I've not written about Lana Del Ray much, mainly because I've struggled with the idea that there's anything much that needs to be said - the whole thing just feels a little too frictionless; all backstory and no plot. Noticeable without being noteworthy. And, apart from a moment when I had to scrape my eyebrows off the ceiling at Prospect magazine, of all places, both throwing in the "gangsta Nancy Sinatra" quote and getting it wrong (it's not a self-description), much of what has been written about her has suffered from the same difficulty finding any point on which to stand in order to move the earth. Yes, yes, manufactured - but both mechanically recovered chicken and the Boeing Dreamliner are manufactured, but they're not the same thing.
All of which is by way of lining up this: the first thing that I've read on Lana Del Ray that I've made it to the end of. I'm not sure I'd expect 'Video Games' to appear at the end of a line on Only Connect that started with 'Fuck And Run', but Liz Phair, writing in the Wall Street Journal, reckons it fits:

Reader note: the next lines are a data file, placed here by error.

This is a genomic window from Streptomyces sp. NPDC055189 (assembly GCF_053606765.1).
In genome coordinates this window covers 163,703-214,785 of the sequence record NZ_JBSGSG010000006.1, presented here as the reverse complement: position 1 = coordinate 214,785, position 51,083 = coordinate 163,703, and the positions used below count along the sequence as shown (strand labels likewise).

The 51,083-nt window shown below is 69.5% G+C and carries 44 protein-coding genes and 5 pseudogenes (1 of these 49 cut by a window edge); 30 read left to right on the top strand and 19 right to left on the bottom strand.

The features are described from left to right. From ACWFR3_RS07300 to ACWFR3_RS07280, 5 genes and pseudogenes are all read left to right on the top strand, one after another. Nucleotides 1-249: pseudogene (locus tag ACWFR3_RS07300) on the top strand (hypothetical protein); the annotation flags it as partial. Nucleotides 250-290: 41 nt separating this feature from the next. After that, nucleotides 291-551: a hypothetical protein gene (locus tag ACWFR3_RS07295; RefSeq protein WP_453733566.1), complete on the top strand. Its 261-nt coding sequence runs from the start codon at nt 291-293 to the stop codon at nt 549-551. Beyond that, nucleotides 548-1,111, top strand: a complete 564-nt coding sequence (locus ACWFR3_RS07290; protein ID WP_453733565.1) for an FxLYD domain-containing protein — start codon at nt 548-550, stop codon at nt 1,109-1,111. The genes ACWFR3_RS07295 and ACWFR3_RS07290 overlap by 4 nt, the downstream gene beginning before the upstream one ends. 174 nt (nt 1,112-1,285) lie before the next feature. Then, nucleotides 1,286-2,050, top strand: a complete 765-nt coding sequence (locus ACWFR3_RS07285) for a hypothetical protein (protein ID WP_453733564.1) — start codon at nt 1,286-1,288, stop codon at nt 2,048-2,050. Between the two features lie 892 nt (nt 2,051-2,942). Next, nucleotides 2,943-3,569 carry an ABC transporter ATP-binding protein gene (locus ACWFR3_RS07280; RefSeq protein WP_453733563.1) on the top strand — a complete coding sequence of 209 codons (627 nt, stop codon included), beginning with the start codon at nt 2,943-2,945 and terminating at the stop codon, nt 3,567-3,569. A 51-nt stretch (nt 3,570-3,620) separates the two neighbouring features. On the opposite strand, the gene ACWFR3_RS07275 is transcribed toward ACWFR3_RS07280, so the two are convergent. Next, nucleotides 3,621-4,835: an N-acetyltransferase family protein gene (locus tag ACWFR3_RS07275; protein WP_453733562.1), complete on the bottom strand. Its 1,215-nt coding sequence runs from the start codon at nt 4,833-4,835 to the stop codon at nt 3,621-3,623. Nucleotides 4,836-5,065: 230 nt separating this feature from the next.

I have a lot to say about her, but no sound bites. You see, Lana Del Rey is exactly what I was hoping to inspire when I took on the male rock establishment almost twenty years ago with my debut record, “Exile In Guyville.”
Let me break it down for you: she’s writing herself into existence. She’s giving herself a part to play because, God knows, no one else will and she wants to matter in this life. As far as I can tell, it’s working. I went straight to iTunes and bought her new release “Born To Die” in toto (how often do I do that??) because it was more than a collection of songs or a performance, it was a phenomenon. Maybe all the more so because she’s not overwhelmingly talented. The minute I hear the whisperings of “how dare she,” I’m interested. I don’t have to like it, it doesn’t have to be worthy.